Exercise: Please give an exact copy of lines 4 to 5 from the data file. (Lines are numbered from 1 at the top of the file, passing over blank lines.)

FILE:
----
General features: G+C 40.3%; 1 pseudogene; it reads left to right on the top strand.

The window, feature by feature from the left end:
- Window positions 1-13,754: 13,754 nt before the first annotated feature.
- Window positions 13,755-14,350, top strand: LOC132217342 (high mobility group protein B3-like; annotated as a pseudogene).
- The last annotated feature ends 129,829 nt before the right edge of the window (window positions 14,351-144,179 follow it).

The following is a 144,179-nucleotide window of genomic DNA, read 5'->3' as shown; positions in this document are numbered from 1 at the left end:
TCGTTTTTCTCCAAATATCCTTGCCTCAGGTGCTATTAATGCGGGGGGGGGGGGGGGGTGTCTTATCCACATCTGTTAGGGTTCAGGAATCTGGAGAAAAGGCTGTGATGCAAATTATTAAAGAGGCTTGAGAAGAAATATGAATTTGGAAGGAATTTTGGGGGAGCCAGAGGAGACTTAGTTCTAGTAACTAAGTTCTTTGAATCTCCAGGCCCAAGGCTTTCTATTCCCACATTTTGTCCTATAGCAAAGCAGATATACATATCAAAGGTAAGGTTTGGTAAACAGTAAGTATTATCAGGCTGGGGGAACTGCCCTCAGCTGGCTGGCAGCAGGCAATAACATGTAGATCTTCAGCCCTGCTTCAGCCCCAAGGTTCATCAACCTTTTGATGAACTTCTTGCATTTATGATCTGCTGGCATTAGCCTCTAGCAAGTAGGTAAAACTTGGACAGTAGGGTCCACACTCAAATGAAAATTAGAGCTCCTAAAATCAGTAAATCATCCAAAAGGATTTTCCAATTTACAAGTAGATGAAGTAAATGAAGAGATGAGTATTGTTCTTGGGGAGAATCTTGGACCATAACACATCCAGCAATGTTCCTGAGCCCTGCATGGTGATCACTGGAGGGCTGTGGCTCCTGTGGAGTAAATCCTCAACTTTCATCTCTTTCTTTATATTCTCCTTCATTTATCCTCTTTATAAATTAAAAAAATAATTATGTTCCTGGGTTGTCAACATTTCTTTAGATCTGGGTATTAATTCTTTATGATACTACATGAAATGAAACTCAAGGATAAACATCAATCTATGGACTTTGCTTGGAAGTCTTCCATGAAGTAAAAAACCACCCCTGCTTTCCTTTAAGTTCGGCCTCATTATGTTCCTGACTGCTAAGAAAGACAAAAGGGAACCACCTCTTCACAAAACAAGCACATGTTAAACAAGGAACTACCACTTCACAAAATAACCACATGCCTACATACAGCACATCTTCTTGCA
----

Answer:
- Window positions 13,755-14,350, top strand: LOC132217342 (high mobility group protein B3-like; annotated as a pseudogene).
- The last annotated feature ends 129,829 nt before the right edge of the window (window positions 14,351-144,179 follow it).